With reference to FIG. 1, numeral 10 represents a container suitable for holding various hot or cold liquids. Optionally, the container 10 may have a cross-sectional 3,037,652 Patented June 5, 1962 shape of either regular or irregular conformation. The container 10 is formed with a restricted neck portion 12 defining a filling and dispensing opening 11 and terminating in a smooth beaded finish 13. Since the container 10 will normally be utilized to contain both hot and cold substances of various kinds, it is preferable that it should be constructed from materials which are capable of withstanding substantial temperature extremes and which are substantially corrosion-resistant, such as glass or heat and chemical-resistant plastic materials, including the copolymer molding compounds of styrene 'acrylonitrile or other similar materials. Surrounding the container 10 is a protective cellular plastic covering 14 of substantial thickness and of integrated structure which provides both thermal insulation and shock resistance to the container. Integrated as used herein with reference to the cellular covering 14 means a unified or consolidated structure bonded together without using additional adhesives or binders. The cellular plastic covering 14 is preferably formed from a polymerizable material which is capable of being easily foamed and which, when polymerized, will adhesively bond to the surface of the container 10. Such covering 14 is applied by methods hereinafter described.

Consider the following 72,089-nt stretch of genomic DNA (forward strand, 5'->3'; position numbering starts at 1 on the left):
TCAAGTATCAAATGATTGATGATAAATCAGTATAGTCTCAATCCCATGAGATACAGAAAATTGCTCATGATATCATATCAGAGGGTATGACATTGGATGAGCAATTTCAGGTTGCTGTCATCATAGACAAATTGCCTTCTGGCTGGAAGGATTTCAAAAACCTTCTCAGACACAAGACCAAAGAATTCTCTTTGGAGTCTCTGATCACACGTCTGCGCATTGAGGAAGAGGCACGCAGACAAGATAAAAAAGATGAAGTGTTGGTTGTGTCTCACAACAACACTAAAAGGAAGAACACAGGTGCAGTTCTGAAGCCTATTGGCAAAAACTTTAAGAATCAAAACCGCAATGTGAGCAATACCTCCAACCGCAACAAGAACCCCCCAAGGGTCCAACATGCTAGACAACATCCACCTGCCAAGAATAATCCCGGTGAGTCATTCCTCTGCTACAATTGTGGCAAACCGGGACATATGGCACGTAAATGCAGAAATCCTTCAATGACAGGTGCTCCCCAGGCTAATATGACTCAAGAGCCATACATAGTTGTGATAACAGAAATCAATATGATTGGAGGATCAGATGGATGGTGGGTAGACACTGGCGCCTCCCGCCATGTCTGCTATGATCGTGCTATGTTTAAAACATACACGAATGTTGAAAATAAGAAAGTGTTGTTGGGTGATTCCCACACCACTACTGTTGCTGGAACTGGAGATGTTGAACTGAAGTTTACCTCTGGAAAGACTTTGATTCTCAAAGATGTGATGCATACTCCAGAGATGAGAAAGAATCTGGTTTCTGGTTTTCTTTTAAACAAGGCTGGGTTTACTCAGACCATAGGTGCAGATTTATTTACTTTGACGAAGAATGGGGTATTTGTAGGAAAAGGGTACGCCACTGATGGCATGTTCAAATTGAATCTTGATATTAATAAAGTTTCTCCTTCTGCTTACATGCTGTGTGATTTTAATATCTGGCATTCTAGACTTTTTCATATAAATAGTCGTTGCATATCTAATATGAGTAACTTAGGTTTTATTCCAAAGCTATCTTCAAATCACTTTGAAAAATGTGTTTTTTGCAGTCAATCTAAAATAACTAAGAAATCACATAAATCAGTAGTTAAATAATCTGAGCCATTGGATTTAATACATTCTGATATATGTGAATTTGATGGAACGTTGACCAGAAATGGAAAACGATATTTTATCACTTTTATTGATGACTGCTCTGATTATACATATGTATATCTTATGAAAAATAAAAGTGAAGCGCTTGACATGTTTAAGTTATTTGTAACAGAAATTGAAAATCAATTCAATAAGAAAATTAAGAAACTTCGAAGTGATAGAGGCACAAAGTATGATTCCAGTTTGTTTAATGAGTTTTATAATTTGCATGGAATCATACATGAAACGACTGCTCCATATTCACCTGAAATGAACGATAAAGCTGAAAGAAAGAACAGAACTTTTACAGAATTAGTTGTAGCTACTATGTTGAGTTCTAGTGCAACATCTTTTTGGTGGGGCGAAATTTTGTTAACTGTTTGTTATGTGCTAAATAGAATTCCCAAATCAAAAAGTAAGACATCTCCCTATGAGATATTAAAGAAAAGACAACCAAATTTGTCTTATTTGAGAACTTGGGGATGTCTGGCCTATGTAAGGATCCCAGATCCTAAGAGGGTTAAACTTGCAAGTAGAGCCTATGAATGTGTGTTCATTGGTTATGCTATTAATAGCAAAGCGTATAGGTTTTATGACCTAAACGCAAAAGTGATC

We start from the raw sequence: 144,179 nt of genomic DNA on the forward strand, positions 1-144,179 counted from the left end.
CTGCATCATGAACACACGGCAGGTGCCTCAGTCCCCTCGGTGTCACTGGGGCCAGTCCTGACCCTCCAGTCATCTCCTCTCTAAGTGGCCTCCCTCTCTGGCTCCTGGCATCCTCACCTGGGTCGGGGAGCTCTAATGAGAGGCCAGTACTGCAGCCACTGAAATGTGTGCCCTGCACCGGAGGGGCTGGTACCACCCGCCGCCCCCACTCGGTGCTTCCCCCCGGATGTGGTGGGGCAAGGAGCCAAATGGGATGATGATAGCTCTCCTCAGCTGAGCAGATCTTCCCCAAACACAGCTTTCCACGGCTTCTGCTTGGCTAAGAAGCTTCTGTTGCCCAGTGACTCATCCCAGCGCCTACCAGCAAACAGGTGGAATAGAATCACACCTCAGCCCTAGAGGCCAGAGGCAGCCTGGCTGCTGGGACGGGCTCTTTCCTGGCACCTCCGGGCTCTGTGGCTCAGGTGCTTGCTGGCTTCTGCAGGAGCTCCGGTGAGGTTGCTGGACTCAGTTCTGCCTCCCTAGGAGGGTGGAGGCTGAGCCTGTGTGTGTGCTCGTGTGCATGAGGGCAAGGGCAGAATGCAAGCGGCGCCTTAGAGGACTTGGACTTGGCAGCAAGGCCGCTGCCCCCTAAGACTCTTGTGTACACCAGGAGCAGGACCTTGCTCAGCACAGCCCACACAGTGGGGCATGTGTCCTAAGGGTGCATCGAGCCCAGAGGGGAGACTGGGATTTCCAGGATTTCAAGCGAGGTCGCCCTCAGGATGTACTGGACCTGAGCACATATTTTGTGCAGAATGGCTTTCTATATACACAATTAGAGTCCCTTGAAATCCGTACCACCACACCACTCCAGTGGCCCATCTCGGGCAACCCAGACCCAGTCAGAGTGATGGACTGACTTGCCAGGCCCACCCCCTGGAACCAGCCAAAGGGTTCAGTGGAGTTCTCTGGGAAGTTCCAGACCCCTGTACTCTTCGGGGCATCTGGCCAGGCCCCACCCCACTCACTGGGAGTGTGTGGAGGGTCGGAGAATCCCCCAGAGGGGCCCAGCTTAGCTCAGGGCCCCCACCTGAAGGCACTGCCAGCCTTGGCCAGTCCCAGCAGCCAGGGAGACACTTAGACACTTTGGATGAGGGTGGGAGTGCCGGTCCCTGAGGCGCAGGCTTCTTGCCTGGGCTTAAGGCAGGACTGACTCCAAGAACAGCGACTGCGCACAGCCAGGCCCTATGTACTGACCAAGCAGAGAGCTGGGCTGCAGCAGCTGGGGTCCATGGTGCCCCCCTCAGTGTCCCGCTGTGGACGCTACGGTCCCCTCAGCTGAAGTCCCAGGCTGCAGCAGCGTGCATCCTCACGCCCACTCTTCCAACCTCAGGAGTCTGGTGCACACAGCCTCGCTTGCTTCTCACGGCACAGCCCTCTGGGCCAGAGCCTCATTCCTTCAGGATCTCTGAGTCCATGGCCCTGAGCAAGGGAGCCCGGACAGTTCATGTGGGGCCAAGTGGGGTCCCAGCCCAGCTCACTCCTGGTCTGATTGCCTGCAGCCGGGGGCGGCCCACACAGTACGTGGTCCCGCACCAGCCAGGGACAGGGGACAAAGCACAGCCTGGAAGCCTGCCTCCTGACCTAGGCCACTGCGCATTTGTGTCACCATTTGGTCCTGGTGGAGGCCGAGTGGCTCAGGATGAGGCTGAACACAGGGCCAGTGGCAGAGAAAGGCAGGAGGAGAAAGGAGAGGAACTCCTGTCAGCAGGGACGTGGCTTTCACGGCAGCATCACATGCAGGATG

Mounted on the neck portion 12 there is an annular neck-ring 15 which is constructed from a material possessing high impact resistance such as rubber, polyethylene, a high impact modified polystyrene, or other similar material. The neck-ring 15 defines an annular groove 16 on its inner surface which receives the beaded finish 13. The uppermost end of the neck-ring 15 terminates in an inwardly projecting annular rim 17 which overlaps the beaded finish 13 and affords protection thereto against breakage, such as might be occasioned by accidentally dropping the container 10. On the lowermost end of the neck-ring 15, there is an outwardly projecting lip portion 18 which is embedded within the cellular plastic covering 14 to prevent the neck-ring from becoming dislodged from the neck portion 12.
In forming an insulated container such as is illustrated in FIG. 1, the container 10 is placed in an inverted position within a cavity type mold 20, as illustrated in FIG. 2. As illustrated, the mold cavity 19 is substantially larger than the container 10* in both its diametrical and longitudinal dimensions so that container 10, when nested therein, is in spaced relationship with the wall 21 and upper end 23 of the mold.
The cavity defining surface 22 of the mold 20 is shaped to conform to the exterior configuration desired upon the cellular covering to be formed. Centrally defined in the lowermost end 24 of the mold 20 is a circular recess 26 which communicates with the mold cavity 19 and which forms a seat for the neck-ring 15 and additionally serves to position the container 10 concentrically within the mold. Communicating with the recess 26 are a plurality of conduits 25 which extend through the mold 20 and which are suitably connected to external sources of vacuum and pressured air, not illustrated. When a vacuum is applied through these conduits 25, the neckring 15 is drawn firmly into the recess 26 and maintains the container 10 in concentrically aligned position within the mold 20.